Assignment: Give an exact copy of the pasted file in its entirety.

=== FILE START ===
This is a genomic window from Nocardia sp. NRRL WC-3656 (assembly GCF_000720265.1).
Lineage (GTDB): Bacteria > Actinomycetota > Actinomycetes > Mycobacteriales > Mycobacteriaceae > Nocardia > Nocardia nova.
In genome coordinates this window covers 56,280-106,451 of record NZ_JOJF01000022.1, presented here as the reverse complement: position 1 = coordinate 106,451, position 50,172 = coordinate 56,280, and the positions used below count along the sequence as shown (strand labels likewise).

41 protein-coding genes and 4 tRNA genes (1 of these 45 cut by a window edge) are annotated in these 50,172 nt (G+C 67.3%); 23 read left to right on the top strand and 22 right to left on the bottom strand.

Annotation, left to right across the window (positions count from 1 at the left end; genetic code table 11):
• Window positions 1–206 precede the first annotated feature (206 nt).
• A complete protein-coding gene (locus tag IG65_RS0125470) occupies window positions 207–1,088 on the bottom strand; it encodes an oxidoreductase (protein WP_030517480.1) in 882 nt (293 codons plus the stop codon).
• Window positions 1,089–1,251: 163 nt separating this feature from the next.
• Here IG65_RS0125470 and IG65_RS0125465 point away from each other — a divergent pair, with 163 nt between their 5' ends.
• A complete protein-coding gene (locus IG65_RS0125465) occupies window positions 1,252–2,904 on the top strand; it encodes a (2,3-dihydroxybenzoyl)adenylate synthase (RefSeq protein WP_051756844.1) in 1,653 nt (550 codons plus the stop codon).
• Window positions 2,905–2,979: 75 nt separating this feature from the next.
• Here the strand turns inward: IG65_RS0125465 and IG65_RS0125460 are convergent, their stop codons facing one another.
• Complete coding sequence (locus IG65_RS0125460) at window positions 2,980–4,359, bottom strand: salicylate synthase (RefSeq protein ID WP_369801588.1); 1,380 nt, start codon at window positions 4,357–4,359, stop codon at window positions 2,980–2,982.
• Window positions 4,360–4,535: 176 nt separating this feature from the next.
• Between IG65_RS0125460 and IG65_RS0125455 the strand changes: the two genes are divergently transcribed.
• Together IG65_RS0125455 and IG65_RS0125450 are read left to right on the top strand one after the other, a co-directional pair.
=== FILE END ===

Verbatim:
This is a genomic window from Nocardia sp. NRRL WC-3656 (assembly GCF_000720265.1).
Lineage (GTDB): Bacteria > Actinomycetota > Actinomycetes > Mycobacteriales > Mycobacteriaceae > Nocardia > Nocardia nova.
In genome coordinates this window covers 56,280-106,451 of record NZ_JOJF01000022.1, presented here as the reverse complement: position 1 = coordinate 106,451, position 50,172 = coordinate 56,280, and the positions used below count along the sequence as shown (strand labels likewise).

41 protein-coding genes and 4 tRNA genes (1 of these 45 cut by a window edge) are annotated in these 50,172 nt (G+C 67.3%); 23 read left to right on the top strand and 22 right to left on the bottom strand.

Annotation, left to right across the window (positions count from 1 at the left end; genetic code table 11):
• Window positions 1–206 precede the first annotated feature (206 nt).
• A complete protein-coding gene (locus tag IG65_RS0125470) occupies window positions 207–1,088 on the bottom strand; it encodes an oxidoreductase (protein WP_030517480.1) in 882 nt (293 codons plus the stop codon).
• Window positions 1,089–1,251: 163 nt separating this feature from the next.
• Here IG65_RS0125470 and IG65_RS0125465 point away from each other — a divergent pair, with 163 nt between their 5' ends.
• A complete protein-coding gene (locus IG65_RS0125465) occupies window positions 1,252–2,904 on the top strand; it encodes a (2,3-dihydroxybenzoyl)adenylate synthase (RefSeq protein WP_051756844.1) in 1,653 nt (550 codons plus the stop codon).
• Window positions 2,905–2,979: 75 nt separating this feature from the next.
• Here the strand turns inward: IG65_RS0125465 and IG65_RS0125460 are convergent, their stop codons facing one another.
• Complete coding sequence (locus IG65_RS0125460) at window positions 2,980–4,359, bottom strand: salicylate synthase (RefSeq protein ID WP_369801588.1); 1,380 nt, start codon at window positions 4,357–4,359, stop codon at window positions 2,980–2,982.
• Window positions 4,360–4,535: 176 nt separating this feature from the next.
• Between IG65_RS0125460 and IG65_RS0125455 the strand changes: the two genes are divergently transcribed.
• Together IG65_RS0125455 and IG65_RS0125450 are read left to right on the top strand one after the other, a co-directional pair.